Australia’s Progress in the 21st Century
Australia’s Progress in the 21st Century (AP21C) is a pilot research and community engagement project which underpins the development of the Australian National Development Index (ANDI)
A collaboration of 40 leading community organisations, church groups, businesses and universities who aim to introduce a holistic measure of progress – ANDI is an index that will reflect the views of Australians in an ongoing, participatory process.
Final Report from the Pilot Project
In July 2013 ACOLA published the final report of the pilot project Australia’s Progress in the Twenty-First Century – measuring the future we want..
Over the past ten years or so, a new global movement has emerged to produce measures of societal progress that go beyond GDP, born out of a growing awareness that such macroeconomic indicators are an incomplete picture of the actual health of our economy, communities, and environment.
In Australia, a network of 50 leading community organisations, church groups, businesses and universities have come together to introduce a holistic measure of progress, called the Australian National Development Index (ANDI). ANDI is an index that will reflect the views of Australians in an ongoing, participatory process. Informed by experts, but defined by Australians, ANDI will tell us in a snapshot, how we are doing as peoples, as communities and as a nation.
‘Australia’s progress in the 21st century’ (AP21C) is a strategic national research pilot to create a sound scientific foundation to inform the development of the ANDI project. As key partners of ANDI, ACOLA and VicHealth have provided $100,000 for the AP21C pilot project to develop key domains of progress, agreement of the most important themes within each domain, the initiation of a university progress research network and a communications strategy to engage ordinary Australians in having a say on what national progress means to them.
The pilot project has already conducted a series of focus groups with community members in New South Wales and Victoria. These focus group findings will be tested in a national online survey. The work is being carried out by the Melbourne based Social Research Centre and will help us get a clearer picture of what Australians are thinking about progress and wellbeing for our country and what they see as the key priorities and values.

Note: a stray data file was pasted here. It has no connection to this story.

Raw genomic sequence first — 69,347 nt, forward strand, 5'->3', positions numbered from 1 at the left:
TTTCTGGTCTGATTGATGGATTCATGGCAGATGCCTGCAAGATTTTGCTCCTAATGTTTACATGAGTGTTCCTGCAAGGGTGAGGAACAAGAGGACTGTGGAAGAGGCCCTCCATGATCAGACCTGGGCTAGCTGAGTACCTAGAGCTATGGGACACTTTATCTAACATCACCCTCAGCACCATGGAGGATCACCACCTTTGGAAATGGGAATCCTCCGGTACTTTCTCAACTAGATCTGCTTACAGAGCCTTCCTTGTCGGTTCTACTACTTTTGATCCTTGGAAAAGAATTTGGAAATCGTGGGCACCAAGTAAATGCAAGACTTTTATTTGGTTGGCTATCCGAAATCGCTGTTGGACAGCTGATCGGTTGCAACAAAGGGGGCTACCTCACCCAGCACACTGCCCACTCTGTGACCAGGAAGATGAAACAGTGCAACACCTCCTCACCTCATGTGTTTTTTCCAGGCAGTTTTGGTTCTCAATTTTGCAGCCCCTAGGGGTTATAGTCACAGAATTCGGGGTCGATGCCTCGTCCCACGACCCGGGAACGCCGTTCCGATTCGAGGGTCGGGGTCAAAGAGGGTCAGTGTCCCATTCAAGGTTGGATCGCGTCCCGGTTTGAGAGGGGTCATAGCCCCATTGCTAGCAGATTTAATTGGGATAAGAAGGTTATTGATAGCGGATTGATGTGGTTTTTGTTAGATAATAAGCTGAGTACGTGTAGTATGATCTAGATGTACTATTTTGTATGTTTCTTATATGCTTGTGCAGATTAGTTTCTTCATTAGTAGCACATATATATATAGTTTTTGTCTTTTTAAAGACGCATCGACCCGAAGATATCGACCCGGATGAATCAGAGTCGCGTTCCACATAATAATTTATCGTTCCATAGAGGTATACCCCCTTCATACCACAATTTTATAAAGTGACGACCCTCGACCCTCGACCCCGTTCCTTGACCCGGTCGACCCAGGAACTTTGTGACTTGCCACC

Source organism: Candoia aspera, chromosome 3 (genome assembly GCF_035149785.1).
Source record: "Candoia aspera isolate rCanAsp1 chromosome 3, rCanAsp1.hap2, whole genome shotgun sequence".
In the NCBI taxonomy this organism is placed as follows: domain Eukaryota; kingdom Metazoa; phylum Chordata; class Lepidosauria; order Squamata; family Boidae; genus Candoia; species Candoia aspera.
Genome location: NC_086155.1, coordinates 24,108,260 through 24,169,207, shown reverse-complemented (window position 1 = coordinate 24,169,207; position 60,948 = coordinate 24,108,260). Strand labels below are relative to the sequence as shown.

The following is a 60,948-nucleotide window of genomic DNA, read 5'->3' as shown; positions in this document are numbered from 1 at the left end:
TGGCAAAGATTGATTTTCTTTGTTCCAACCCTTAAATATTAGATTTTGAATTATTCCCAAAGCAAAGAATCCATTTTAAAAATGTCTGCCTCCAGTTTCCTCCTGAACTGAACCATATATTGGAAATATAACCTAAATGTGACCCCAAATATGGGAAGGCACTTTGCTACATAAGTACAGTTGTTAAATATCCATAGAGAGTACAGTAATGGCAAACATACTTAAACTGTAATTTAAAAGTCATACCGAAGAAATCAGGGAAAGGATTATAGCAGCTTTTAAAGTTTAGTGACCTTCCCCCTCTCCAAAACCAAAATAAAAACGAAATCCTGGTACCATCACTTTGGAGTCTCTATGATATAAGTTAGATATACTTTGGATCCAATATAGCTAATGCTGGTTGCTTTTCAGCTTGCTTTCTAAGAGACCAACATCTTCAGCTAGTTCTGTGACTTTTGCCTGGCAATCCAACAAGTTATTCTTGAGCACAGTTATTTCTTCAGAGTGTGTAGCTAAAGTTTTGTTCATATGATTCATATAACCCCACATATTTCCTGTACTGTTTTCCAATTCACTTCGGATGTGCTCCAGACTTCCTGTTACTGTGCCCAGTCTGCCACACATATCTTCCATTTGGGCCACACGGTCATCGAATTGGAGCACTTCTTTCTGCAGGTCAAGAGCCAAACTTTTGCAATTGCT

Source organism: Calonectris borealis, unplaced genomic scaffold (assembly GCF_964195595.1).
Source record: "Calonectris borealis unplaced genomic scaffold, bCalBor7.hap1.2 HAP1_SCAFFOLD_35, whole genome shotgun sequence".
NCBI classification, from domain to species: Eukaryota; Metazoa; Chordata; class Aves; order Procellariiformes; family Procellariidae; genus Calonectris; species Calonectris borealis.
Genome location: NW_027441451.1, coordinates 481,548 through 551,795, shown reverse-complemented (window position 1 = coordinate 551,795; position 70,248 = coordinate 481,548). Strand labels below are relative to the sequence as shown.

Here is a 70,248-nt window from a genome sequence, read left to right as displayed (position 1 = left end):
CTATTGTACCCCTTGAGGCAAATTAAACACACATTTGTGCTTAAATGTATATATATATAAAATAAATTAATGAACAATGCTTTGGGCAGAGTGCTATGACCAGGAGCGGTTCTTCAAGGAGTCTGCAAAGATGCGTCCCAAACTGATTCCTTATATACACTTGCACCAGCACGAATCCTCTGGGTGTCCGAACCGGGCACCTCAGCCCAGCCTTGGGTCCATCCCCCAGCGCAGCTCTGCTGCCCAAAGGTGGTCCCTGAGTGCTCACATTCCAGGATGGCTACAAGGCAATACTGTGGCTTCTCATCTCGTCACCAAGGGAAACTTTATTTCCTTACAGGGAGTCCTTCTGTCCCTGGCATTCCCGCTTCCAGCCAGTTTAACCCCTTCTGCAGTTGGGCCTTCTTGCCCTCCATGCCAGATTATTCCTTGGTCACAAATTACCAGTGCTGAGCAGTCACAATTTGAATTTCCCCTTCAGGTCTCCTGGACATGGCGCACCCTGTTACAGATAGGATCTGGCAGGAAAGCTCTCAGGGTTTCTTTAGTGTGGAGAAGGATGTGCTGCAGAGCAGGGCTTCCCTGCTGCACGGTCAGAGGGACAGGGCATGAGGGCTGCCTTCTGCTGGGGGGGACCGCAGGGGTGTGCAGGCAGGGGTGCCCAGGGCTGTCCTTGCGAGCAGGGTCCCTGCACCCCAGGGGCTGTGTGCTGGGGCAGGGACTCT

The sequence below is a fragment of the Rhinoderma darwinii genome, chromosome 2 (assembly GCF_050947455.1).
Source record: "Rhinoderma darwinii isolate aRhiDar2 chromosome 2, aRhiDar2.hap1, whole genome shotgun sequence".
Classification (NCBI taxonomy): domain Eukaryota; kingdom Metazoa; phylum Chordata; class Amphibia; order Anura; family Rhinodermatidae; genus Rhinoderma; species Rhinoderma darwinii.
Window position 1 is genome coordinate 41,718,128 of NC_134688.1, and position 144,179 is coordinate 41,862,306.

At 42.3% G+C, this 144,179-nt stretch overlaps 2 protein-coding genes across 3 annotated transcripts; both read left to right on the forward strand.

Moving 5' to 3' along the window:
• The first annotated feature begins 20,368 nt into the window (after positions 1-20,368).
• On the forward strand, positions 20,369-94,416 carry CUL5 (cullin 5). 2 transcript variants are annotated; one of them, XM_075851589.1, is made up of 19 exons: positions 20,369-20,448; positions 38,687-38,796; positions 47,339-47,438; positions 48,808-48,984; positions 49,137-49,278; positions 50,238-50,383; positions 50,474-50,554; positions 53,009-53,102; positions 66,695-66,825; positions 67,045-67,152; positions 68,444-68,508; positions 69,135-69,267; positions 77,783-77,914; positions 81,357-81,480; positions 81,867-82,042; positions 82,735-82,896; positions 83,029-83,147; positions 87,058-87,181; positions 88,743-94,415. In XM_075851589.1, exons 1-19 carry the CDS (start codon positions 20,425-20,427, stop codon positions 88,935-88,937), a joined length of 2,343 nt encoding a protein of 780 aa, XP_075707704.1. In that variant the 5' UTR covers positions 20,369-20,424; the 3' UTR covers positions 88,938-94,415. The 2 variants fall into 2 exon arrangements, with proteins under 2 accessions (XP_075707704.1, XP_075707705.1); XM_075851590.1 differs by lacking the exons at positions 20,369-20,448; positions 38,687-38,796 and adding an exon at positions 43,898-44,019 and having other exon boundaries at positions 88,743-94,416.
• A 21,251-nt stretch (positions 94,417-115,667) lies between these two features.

AP21C is a major national multi-disciplinary project, involving all four Learned Academies, working closely with the vast network of ANDI partners. AP21C will build on work done by the Australian Bureau of Statistics, and their November 2012 report, ‘Aspirations for our nation: a conversation with Australians about progress’ and review local, national and international best practice in this field. The pilot will also set out plans for a 3 year research project built around 12 key progress domains, as well as an outreach strategy for ongoing engagement with Australians.
Project Working Group
|Professor Anne Edwards
|Professor Joseph Lo Bianco
|Professor Tony McMichael
|Professor Mike Salvaris
|Professor Fiona Stanley
|Dr Jacques De Vos Malan
Project Reference Group
|Adjunct Prof Dennis Trewin (Chair)
|Professor Robert Cummins
| Ms Gemma van Halderen
First Assistant Statistician, ABS
|Associate Professor Geoff Woolcock
Links and Publications
- Australian National Development Index (PDF)
- The media release from the launch of the AP21C Pilot (PDF)
- The speech given by report author Professor Mike Salvaris (PDF)
Contributing consultants’ reports
The following reports were commissioned for the Australia’s Progress in the 21st Century Pilot Report. The views expressed in the consultants reports do not necessarily reflect the findings in the Final Pilot Report, nor those of ACOLA.
- Australia’s Progress in the 21st Century: Pilot Program on Measuring Social Progress (PDF), contributing report
• Peter Saunders and Melissa Wong, Social Policy Research Centre, University of New South Wales.
- Results from the pilot project online survey (PDF)
• Darren Pennay and Mari Wild, The Social Research Centre.
- Qualitative report on community perspectives (PDF)
• Karen Kellard and Darren Pennay, The Social Research Centre.
- A listing and content of extant population surveys to measure aspects of wellbeing: Australia and International (PDF)
• Robert A Cummins and Shannon Aiyuen Choong, School of Psychology, Deakin University.